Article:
Holiday Illustrations Featured in the December 15 Sale

The December 15, 2022, sale of Illustration Art features a selection of vintage winter and holiday illustrations by iconic illustrators such as Edward Gorey, Ludwig Bemelmans, Saul Steinberg and more. Browse the offering below.

Winter Scenes

Chuck Hamrick, Brown Stone Façade, illustration for an unidentified story, likely for Readers Digest, tempera on illustration board, 88. Estimate $300 to $400.

Hanukkah Stories

Jane Breskin Zalben, Beni’s First Chanukah, illustration for the cover & title-page image of Beni’s First Chanukah by Zalben, watercolor & triple zero brush, 1988. Estimate $600 to $900.

The first title in Zalben’s popular Beni (the bear) Book series and the 1989 winner of the Sydney Taylor Silver medal, named in memory of the classic All-of-a-Kind Family series author Sydney Taylor. The award recognizes titles for children and teens that exemplify high literary standards while authentically portraying the Jewish experience.

Jane Breskin Zalben, Funny-Shaped Latkes, two-page spread illustration in Papa’s Latkes by Zalben, watercolor & triple zero brush, 1994. Estimate $500 to $750.

Santa Claus

Left: Harold Anderson, Santa Claus Heading Out, illustration for an unknown holiday story or advertisement, oil on canvas. Estimate $3,000 to $5,000.

Anderson’s iconic depictions of Santa Claus always embody the spirit of the holiday, and this jolly old St. Nick, putting up a “be back soon” sign on his front door before heading out to deliver presents, is no exception.

From 1945 to 1951, Steinberg created a popular series of whimsical black-and-white holiday cards for New York’s Museum of Modern Art. Soon after, in 1952, the greeting card giant Hallmark produced a series by famous artists and writers as part of their “Hall of Fame Collection.” Besides Steinberg, notables included Grandma Moses, Winston Churchill, Norman Rockwell, Doris Lee, and the Rev. Norman Vincent Peale. The job was a lucrative one for Steinberg, paying $10,000 a year. The addition of color, a feature that the MoMA cards lacked, contributed to the charm of Steinberg’s Hallmark designs. As described in the issue of Cavalcade, Steinberg felt “America’s Santa was getting too set in his ways,” with most depictions copying Thomas Nast’s iconic St. Nick of the 1860s. Steinberg, therefore, created his “liberated Santas”—embodying magic, fantasy and as “free as the imagination.”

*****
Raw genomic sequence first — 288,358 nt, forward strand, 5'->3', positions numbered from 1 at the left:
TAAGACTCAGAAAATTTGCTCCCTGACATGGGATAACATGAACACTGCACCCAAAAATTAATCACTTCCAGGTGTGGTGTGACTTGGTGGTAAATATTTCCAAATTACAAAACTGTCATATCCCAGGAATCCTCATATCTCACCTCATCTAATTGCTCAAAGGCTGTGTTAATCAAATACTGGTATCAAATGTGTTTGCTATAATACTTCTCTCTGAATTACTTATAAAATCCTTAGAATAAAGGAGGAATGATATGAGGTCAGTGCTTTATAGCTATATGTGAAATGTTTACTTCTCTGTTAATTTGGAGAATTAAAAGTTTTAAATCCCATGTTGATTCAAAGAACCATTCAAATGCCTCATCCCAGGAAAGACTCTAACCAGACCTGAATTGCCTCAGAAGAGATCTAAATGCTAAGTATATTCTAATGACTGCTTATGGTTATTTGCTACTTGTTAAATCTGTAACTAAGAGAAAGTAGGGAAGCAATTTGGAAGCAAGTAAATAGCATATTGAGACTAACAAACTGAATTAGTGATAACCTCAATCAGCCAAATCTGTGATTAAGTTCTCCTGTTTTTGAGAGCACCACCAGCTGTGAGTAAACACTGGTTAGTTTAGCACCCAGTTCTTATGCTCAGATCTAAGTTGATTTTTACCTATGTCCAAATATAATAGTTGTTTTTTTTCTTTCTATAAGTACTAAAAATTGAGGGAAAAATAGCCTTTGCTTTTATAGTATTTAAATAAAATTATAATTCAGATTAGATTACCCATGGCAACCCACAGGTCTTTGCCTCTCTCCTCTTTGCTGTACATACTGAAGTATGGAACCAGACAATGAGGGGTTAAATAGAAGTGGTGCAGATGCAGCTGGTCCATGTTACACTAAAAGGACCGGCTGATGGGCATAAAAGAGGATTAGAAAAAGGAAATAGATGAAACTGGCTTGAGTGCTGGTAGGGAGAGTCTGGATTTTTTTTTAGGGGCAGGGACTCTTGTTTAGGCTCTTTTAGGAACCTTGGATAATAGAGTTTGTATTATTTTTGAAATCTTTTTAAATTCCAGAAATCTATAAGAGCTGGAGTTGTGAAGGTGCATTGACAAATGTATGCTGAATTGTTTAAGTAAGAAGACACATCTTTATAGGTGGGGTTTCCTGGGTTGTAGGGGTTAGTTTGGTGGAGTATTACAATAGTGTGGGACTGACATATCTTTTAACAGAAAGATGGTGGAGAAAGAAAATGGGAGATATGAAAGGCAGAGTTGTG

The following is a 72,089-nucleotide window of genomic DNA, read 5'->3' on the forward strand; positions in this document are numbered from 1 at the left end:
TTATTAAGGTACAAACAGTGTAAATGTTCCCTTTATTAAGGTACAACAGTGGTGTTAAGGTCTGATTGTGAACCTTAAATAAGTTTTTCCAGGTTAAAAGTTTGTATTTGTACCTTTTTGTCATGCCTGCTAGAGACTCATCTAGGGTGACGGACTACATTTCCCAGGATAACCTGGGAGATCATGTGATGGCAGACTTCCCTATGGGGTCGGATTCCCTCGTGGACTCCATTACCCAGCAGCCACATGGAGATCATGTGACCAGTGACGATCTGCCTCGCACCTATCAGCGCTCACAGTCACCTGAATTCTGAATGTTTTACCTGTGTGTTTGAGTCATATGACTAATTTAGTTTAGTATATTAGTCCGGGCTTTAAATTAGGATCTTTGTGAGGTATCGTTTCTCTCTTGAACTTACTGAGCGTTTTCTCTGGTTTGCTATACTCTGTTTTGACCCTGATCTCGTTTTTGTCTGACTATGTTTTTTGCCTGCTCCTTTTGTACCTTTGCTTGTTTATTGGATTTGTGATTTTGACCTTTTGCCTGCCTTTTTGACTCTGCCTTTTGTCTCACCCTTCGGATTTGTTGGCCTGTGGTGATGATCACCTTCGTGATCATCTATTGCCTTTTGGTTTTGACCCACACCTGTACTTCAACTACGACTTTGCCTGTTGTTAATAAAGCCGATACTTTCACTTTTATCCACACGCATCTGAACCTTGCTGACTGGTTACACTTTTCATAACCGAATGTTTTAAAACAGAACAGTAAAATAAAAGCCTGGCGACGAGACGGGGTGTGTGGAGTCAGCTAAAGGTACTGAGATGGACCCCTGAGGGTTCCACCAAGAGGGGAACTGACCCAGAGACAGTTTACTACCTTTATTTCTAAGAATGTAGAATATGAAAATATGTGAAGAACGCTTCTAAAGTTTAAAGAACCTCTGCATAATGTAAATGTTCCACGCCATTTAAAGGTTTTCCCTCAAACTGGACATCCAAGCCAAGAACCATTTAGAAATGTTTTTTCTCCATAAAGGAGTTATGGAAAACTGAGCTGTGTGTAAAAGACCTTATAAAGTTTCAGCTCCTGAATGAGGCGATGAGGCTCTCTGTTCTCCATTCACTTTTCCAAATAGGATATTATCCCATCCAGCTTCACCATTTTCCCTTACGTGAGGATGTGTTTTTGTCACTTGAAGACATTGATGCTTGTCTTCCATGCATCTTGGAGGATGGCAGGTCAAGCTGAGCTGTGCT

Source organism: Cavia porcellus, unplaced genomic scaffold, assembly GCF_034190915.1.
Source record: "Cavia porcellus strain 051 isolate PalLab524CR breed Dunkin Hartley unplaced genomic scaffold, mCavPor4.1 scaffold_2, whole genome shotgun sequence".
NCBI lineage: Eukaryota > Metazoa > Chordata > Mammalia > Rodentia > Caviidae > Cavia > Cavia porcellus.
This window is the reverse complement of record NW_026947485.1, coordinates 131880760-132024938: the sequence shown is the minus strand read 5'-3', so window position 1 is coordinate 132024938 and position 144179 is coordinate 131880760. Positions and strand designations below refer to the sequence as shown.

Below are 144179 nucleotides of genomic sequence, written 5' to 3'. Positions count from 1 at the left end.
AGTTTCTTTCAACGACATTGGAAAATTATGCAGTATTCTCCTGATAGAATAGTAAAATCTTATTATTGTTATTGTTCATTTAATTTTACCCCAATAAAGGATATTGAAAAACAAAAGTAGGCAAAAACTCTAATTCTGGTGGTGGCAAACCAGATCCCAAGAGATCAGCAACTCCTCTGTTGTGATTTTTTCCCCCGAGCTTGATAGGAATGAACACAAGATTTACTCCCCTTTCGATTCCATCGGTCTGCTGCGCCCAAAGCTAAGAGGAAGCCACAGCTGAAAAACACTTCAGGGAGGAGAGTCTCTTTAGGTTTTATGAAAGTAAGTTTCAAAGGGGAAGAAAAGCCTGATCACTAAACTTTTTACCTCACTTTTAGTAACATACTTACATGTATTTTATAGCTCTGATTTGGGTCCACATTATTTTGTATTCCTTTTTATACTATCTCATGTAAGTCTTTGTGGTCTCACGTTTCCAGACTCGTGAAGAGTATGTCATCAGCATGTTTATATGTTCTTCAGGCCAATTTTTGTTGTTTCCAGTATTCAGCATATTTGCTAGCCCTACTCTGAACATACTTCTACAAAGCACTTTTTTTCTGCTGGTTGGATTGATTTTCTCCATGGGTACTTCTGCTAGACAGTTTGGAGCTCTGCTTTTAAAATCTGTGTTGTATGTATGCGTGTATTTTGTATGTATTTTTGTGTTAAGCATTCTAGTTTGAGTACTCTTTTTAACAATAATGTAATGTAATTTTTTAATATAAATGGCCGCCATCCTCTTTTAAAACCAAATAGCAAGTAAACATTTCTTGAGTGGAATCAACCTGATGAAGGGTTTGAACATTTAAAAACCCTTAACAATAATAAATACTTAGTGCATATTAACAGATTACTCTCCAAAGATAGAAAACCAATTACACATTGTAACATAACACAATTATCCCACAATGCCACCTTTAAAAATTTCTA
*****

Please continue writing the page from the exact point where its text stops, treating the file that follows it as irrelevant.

Compared to the original artwork, which contains only Santa’s bright red suit and bits of silver paper doily collage serving as architectural details, the collage details on the mass-produced printed card are gold, and there is both an additional green paper appliqué on the center tower window as well as extra watercolor detail in the porch tree and doorway.

Christmas Cheer

The iconic “flying carpet” image from Madeline’s Christmas that depicts Madeline and all the girls on magic carpets, surrounded by gifts for their families, soaring and swirling around the Eiffel Tower to the cheers of Miss Clavel, Madame Marie, and Mouse. When everyone else in the old house in Paris, all covered with vines, falls sick, including Miss Clavel and the other little girls in two straight lines, the smallest one named Madeline saves Christmas. The full caption reads: “And Miss Clavel again quite well, thought it time to ring her bell, which quickly broke the magic spell.”

In the text, Bemelmans includes a bow to Clement C. Moore: “It was the night before Christmas, And all through the house, Not a creature was stirring, Not even the mouse . . . For like everyone else in that house which was old, The poor mouse was in bed with a miserable cold.”

Want to see more from the December 15, 2022 sale?